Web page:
Sermon #13 (25th January 2015 at Essex Church / Kensington Unitarians)
You know that saying ‘I’m sorry I sent you such a long letter, I didn’t have time to write a short one’? That’s what happened with this service. As your last-minute stand-in in the pulpit today I am going to offer a few thoughts on what it means to be hospitable here in our spiritual home. (This was meant to be a 5-minute reflection but it turned out to be a 10-minute sermon instead!) Often our services consider issues that might help us lead better lives as individuals. I think it’s important, once in a while, to consider what might help us to lead a better life as a church community. How should we live – together? I hope that there will still be something in this service for you today regardless of whether or not you are already a committed member of this church, as hospitality is an important consideration in any groups we are a part of, and the lessons we have to take note of as a congregation are more widely applicable. The issues we are considering about hospitality here in our church community also have parallels at a smaller scale – in our homes, families, social groups – and perhaps also at a larger scale – in our nation and in the world beyond.
Now – Kensington Unitarians – I’m not setting out to flatter you all but I should acknowledge that in one sense I’m probably not telling you anything you don’t already know – over the last few years we’ve often heard visitors speak highly of the warm welcome they have received here. And perhaps the highest tribute to our hospitality is the fact that some of those visitors have come back! And kept coming back! And some of those people have become committed members and friends who will stand in the church foyer on a Sunday welcoming the next newcomer. So – thumbs up for the good work we’re already doing… and at the same time it’s good to take a moment to reflect on what we do, why we do it, and whether we might be able to do better. And if anyone is here for the first time today – I want to say: you have got something to teach the rest of us – as you’re seeing the place and the people with fresh eyes. Do stay for a chat at tea time after the service and maybe let us know how we’re doing.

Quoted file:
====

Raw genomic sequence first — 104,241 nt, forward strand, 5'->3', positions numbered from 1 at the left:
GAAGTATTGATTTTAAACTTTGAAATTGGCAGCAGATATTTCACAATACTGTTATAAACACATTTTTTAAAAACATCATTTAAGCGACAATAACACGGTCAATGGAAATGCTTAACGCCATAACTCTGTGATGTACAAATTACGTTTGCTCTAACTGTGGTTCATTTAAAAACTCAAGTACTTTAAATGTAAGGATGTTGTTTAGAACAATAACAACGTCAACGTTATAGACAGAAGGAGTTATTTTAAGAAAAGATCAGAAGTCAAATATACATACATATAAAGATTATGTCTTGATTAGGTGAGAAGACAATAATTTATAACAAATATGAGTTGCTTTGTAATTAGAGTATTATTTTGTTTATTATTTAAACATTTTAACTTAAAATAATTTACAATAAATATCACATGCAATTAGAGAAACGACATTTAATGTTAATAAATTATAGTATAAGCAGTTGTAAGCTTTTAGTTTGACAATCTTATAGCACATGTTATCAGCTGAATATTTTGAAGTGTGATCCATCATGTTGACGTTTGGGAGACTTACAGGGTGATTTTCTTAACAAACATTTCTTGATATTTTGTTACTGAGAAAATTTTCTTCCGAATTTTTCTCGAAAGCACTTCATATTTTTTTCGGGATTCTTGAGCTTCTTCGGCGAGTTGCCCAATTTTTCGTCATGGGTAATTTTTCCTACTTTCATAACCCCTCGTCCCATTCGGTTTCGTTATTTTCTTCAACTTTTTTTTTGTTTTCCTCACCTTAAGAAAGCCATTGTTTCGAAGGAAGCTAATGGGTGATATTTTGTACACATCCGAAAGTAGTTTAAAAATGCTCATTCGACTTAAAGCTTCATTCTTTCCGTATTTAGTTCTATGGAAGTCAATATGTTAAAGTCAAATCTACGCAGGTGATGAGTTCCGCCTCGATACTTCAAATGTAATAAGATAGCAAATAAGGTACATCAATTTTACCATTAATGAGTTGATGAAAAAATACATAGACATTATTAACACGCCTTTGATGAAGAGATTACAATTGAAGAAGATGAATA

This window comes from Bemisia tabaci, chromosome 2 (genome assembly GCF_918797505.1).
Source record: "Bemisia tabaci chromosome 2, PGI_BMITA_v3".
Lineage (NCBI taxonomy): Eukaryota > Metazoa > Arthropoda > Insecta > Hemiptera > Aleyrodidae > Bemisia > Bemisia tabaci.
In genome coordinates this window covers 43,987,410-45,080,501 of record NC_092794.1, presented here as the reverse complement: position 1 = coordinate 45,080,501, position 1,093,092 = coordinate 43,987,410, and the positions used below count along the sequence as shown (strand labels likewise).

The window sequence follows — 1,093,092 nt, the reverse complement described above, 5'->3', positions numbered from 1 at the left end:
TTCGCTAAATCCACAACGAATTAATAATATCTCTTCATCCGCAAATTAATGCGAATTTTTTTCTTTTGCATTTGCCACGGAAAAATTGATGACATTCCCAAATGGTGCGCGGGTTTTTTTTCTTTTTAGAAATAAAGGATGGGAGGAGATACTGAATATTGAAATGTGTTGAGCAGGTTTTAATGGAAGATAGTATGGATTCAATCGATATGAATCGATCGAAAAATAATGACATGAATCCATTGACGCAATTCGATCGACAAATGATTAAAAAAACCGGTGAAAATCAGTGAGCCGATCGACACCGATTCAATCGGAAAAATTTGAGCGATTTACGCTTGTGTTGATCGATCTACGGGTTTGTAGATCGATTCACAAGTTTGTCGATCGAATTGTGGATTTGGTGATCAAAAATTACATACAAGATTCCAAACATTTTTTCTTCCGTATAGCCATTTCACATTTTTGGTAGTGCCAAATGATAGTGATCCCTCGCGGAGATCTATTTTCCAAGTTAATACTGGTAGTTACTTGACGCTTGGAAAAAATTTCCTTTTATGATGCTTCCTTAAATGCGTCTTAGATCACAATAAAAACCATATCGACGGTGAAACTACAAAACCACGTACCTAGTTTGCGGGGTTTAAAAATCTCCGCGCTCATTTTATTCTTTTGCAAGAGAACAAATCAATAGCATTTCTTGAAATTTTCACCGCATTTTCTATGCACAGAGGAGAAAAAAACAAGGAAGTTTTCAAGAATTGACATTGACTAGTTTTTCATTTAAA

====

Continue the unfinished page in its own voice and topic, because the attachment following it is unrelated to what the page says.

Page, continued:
So, quite often you’ll hear people talk of hospitality as a significant spiritual practice. It’s certainly a central obligation in most of the major world religions. As Tom Owen-Towle mentioned in the reading we heard earlier, ‘Mature church life begins with hospitality, the most ancient religious rite, hallowed in every tradition – at least in writ, if less successfully in practice.’
I’m going to pull out three strands – three virtues – that we might focus on to help us get a better grip on what hospitality requires of us. And those virtues are: Awareness, Sensitivity, and Generosity. As we examine each of these threads in turn I am going to try to spell out what they might require of us – what they look like in practice – here in this church.
Let’s start with my first strand: AWARENESS. Perhaps the most basic aspect of hospitality is simply noticing the visitor. On a busy Sunday morning in church, when some of us are rushing about to get everything ready or the service, and others are greeting old friends and catching up on news, it is quite possible that a visitor could come in and not be noticed, and be left to their own devices, to stand awkwardly in the foyer of an unfamiliar building, filled with a community of people who all seem to know each other already, and who have their own funny ways. [I don’t think this happens very often but I suspect it does happen from time to time]